When the villagers of Klineschloss start dying of blood loss, the town fathers suspect a resurgence of vampirism. While police inspector Karl remains skeptical, scientist Dr. von Niemann ... See full summary »
Englishmen race to find the tomb of Ghengis Khan. They have to get there fast, as the evil genius Dr. Fu Manchu is also searching, and if he gets the mysteriously powerful relics, he and ... See full summary »
In London, sculptor Ivan Igor struggles in vain to prevent his partner Worth from burning his wax museum...and his 'children.' Years later, Igor starts a new museum in New York, but his maimed hands confine him to directing lesser artists. People begin disappearing (including a corpse from the morgue); Igor takes a sinister interest in Charlotte Duncan, fiancée of his assistant Ralph, but arouses the suspicions of Charlotte's roommate, wisecracking reporter Florence. Written by
Rod Crawford <firstname.lastname@example.org>
To emphasize the similarities between the wax figures and the characters, some names are alike. For example, the suicidal Joan Gale inspires the statue of Joan of Arc. Charlotte, who should have been killed to recreate de figure of Marie Antoinette, was also the real name of the young lady who killed Marat, from the 'Assassination of Marat' depicted in the museum. See more »
Early in the movie, the shadow of the camera is visible on the road as the man crosses the street, and then again when Charlotte walks into the police station, this time on the backs of chairs and on the table. See more »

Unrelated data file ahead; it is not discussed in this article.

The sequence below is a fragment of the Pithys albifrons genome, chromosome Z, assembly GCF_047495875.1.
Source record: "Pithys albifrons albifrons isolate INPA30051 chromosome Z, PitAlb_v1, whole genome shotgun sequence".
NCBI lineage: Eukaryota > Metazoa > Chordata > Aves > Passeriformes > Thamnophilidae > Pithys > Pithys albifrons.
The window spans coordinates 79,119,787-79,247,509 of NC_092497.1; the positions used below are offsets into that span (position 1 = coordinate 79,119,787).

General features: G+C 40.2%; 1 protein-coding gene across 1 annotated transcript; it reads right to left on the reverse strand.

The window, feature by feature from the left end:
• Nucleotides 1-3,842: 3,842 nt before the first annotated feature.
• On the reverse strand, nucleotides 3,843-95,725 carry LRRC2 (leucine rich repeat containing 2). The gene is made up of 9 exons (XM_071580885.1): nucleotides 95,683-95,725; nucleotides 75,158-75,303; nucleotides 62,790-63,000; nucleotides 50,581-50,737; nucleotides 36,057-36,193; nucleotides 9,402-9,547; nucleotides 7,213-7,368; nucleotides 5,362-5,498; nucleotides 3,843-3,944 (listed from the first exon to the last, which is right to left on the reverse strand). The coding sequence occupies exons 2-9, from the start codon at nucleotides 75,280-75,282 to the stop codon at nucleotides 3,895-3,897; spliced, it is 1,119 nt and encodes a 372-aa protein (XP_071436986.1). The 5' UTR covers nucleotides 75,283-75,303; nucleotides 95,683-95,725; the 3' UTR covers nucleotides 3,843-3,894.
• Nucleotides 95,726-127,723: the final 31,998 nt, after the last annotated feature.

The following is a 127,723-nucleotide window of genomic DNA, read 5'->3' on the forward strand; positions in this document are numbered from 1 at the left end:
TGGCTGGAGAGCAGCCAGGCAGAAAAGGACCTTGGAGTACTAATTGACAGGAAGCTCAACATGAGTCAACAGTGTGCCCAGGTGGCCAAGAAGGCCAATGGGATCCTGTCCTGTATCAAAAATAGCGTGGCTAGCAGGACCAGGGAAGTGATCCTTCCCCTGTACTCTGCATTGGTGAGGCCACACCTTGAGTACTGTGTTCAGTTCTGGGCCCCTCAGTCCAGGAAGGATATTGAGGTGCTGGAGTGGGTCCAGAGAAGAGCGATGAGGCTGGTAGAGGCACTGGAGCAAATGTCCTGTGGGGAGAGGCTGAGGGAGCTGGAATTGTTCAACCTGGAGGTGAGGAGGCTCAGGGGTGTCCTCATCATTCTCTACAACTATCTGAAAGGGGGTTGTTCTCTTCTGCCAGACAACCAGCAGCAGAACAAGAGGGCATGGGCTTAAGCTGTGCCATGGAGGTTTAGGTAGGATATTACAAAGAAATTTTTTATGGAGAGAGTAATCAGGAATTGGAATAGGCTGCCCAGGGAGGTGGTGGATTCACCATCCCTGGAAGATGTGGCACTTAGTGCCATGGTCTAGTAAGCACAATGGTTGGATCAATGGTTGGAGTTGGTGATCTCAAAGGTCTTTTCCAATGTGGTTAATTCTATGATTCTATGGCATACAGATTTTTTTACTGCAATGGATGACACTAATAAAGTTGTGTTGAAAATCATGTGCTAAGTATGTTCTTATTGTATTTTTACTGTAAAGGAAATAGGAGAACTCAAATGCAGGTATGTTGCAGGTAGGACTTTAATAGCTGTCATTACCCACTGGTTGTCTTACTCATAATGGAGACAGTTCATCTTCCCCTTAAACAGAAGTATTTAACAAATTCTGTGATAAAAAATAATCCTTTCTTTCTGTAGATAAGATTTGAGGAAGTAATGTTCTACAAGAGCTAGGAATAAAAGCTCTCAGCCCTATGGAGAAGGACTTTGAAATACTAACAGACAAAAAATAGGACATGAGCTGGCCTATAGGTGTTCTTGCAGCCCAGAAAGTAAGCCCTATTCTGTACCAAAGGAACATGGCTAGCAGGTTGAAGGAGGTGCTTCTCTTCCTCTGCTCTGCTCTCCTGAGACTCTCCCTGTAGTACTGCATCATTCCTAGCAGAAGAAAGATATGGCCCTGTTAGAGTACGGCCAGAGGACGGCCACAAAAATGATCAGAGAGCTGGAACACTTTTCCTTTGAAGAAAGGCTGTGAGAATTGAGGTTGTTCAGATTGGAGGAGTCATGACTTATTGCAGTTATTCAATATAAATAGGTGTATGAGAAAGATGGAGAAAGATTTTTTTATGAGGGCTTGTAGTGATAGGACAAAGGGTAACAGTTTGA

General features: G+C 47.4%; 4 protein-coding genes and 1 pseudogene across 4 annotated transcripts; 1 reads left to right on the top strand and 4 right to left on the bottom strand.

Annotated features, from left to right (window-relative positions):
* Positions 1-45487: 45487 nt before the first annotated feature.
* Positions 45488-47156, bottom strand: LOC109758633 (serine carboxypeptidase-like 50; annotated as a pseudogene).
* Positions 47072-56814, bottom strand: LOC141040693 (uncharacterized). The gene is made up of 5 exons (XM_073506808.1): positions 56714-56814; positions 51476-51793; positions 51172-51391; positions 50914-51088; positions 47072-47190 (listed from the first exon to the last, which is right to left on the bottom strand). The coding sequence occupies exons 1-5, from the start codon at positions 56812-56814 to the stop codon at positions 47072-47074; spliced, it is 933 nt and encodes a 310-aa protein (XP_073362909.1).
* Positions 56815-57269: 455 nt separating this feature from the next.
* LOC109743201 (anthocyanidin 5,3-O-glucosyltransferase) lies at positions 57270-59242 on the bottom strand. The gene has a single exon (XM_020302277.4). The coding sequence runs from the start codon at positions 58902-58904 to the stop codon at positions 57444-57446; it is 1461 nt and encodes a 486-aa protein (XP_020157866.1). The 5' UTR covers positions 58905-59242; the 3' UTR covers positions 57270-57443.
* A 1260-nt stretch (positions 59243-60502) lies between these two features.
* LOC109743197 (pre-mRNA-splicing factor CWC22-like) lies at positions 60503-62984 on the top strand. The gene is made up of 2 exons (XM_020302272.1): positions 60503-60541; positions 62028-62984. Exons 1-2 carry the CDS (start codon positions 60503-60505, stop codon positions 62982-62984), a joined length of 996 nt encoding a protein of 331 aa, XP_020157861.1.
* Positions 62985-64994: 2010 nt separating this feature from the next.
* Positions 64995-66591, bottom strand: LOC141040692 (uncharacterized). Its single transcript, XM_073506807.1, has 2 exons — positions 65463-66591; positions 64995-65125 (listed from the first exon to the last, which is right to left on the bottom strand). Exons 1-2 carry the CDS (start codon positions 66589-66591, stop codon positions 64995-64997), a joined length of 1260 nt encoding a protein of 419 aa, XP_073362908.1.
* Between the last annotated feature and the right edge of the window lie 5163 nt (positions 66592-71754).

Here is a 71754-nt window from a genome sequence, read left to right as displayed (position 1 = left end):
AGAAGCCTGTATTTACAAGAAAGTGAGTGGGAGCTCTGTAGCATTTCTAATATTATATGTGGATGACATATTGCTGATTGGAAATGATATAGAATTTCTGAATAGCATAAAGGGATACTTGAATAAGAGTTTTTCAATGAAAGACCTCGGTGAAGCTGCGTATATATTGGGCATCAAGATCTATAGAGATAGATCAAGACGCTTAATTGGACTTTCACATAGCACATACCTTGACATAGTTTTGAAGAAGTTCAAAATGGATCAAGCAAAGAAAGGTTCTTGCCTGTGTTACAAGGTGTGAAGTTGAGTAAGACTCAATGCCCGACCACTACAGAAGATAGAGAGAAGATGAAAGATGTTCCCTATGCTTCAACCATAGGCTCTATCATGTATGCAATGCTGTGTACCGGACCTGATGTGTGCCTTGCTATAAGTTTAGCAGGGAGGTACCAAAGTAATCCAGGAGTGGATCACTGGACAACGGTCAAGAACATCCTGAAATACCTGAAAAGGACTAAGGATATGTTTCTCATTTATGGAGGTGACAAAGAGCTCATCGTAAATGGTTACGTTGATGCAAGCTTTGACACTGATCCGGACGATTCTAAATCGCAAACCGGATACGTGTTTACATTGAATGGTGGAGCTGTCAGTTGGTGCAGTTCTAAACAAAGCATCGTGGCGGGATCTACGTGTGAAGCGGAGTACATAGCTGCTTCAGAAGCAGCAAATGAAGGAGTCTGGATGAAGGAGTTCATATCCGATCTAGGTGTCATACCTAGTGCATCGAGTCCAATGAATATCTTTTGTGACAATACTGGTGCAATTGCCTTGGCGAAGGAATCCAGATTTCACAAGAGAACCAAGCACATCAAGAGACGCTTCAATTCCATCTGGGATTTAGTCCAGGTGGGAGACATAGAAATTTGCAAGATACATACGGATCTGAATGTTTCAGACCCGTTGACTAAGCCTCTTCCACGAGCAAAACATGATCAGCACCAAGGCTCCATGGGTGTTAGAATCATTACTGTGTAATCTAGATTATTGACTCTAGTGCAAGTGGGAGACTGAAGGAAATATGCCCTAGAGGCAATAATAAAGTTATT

[to her boss]
I'm gonna make you eat dirt, you soap bubble, I'm gonna make you beg for somebody to help you let go. You may mean the world to your mother but you're a...
[walks away without finishing her sentence]
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The beauty of two-strip Technicolor rendering sensual pastel tones and settings in London (1921) and New York (1933), art direction by legendary Anton Grot, Orry-Kelly gowns, Lionel Atwill at his maddest and Fay Wray in all her splendor, make this one of the finest horror films of not only the 30s but of all time. The pace of this film is fast, the comedy relief enjoyable but not detracting from its story. Atwill imbues his character of Ivan Igor with all the menace and evil he could muster (and that was calibrated in tons!) So far superior to its remake (HOUSE OF WAX with Vincent Price) that it leaves its competitor in the dust. Easily my favorite film to look at after New Year's Eve parties. Fantastic fun and candy for the eyes with all that streamlined Art Deco grandeur!
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